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Navigating the Hardware Startup Journey


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This article is based on a panel discussion that happened on the 13th of January at India Electronics Week 2016.

Panel Discussion: Navigating the Hardware Startup Journey
Moderator: Satish Mugulavalli, Co-founder & CEO of RevvX
Anand Madanagopal, Founder and CEO, Cardiac Design Labs
Mohammed Hussain Naseem, Founder & CEO – 2mpower Health Management Services Pvt. Ltd.
Madhu Reddy Salla, Founder, Klickh Home Automation & Aizyc Semiconductor
Nikhil Kumar, Senior Marketing Manager, Puma


Software startups are everywhere – startups that design apps for almost every imaginable purpose or startups that provide analytic solutions to your company. But there aren’t as many hardware startups. Hardware manufacturing companies face an entirely new set of challenges compared to software ones. Unlike software bugs, it is not possible to correct a hardware mistake easily during the actual manufacturing process – implementing any small change in the design will take a minimum of 6 months time. Since the entire design process of a product takes time, by the time the final product is launched, the market requirements have already evolved. So, the product designers need to think ahead of time to make sure that their design is not outdated at the time of release.


The origin of hardware startups


Hardware startups generally originate due to a certain requirement. For example, the home automation company, Klickh Home Automation, was started when one of the founders was looking at automation options from foreign companies, which were too expensive. Some of the home automation solutions cost about seven to eight lakh rupees – so he decided to tap into this market and try to provide solutions at a more affordable rate. Home automation today does not refer solely to the control of lights and fans – it has evolved to provide more control over the components in a house. This includes getting notifications from the fire alarm, burglar alarm, checking details about the power consumption, as well as keeping track of which family members are present in the house – a very helpful tool for working parents to monitor when their children return from school.

Improving healthcare, with better hardware

Healthcare facilities have also improved thanks to developments in the hardware sector. Consider the field of cardiology, for example – in India alone, the number of cardiac patients is approximately six crores. However, only about five lakh patients undergo surgery for treatment. This is mainly due to the fact that the diagnostic process involves a resting ECG (electrocardiogram), which doesn’t diagnose many cardiac ailments due to the fact that it performs a test on the patient for only ten to 12 seconds. Cardiac Design Labs, from Bengaluru, aimed to take care of this problem by designing an ambulatory ECG that is the world’s first cardiac diagnostic tool on a tablet. It is strapped onto the patient and compiles the results, which can be remotely accessed by a cardiologist. It has been designed specifically with network restrictions in mind – it works well on a 2G network as well.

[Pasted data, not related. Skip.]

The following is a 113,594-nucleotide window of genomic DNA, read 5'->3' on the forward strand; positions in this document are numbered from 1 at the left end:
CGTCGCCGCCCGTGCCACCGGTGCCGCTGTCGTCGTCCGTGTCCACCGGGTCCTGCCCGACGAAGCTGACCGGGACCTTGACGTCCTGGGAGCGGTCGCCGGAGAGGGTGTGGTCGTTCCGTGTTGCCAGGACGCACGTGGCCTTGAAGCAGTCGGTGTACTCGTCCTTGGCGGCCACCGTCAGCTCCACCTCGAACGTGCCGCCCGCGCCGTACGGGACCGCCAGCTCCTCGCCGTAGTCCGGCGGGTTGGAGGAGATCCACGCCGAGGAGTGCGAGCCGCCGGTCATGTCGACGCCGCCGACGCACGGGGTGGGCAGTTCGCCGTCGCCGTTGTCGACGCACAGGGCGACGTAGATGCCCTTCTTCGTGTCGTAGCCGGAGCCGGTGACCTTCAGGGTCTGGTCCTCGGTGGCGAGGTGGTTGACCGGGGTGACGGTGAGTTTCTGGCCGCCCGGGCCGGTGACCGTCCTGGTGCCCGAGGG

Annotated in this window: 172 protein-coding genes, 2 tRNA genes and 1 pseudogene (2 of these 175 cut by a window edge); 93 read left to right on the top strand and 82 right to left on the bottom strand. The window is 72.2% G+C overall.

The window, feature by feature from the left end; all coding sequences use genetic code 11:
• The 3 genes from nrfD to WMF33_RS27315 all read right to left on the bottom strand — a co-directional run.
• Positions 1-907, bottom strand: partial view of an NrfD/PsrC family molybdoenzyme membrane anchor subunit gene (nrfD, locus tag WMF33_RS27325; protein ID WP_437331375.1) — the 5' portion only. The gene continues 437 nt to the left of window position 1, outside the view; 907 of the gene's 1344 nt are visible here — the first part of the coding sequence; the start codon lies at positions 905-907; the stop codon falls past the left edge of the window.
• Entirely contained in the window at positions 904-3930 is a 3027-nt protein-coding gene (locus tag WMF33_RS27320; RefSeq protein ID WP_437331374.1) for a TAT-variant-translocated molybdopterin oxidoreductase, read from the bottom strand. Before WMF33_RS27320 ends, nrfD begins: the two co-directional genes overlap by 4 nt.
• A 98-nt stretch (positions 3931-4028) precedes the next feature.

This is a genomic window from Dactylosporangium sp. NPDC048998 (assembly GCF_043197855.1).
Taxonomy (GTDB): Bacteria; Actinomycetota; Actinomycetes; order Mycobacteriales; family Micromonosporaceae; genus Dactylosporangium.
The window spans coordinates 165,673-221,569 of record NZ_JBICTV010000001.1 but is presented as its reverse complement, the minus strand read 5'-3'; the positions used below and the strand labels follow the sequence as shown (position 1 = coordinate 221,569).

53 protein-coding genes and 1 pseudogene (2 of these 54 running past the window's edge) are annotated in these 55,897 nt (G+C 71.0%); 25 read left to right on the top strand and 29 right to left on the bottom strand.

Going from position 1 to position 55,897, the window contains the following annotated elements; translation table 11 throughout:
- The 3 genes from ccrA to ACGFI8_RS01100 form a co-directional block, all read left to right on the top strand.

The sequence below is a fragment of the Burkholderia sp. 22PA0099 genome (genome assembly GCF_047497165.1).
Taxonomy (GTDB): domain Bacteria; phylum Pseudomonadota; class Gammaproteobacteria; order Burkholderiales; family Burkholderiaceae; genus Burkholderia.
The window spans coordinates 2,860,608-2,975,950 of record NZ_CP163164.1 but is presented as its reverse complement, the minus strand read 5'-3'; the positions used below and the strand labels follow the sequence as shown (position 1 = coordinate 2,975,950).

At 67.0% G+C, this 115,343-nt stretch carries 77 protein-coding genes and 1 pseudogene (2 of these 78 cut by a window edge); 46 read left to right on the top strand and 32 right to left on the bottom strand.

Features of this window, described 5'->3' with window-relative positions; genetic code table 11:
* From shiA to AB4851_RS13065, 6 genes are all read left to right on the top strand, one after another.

The ambulatory ECG known as MIRCaM, which has been developd by Cardiac Design Labs.
The ambulatory ECG known as MIRCaM, which has been developd by Cardiac Design Labs.

The OEM challenge

In terms of the manufacturing process, some of the hardware startups choose to work with OEMs (original equipment manufacturers) rather than setting up a fabrication plant of their own. OEMs are solely in charge of manufacturing the components. The company’s intellectual property consists of the algorithms that analyse and interpret the data that is being collected from the devices. The fitness wearable startup, GetActive, follows this approach. Their hardware is manufactured by an OEM, but they handle the algorithms as well as the front-end and back-end software themselves.

Wearables designed by GetActive
Wearables designed by GetActive

The issue of manufacturing quality sometimes leads to problems between the start-up and the OEM. Sometimes the hardware may have some defects, or the OEMs may not meet the required deadlines. A few start-ups prefer to go to China for the manufacturing process. For example, Cardiac Design Labs found that in India, it was too challenging to manufacture a particular type of ECG cable. Instead, they sourced the cables from China. OEMs may also resort to using cheaper alternatives for components which reduces the quality of the product.

Creating the right environment for hardware innovators

The problem that India is facing is that there are a lack of role models in terms of hardware startups. They are ways to overcome this – many institutions now have do-it-yourself (DIY) centres to encourage their students to start building hardware products from an early stage itself. There are also Makerspaces which provide an environment for hardware innovators to meet and network with like-minded people.



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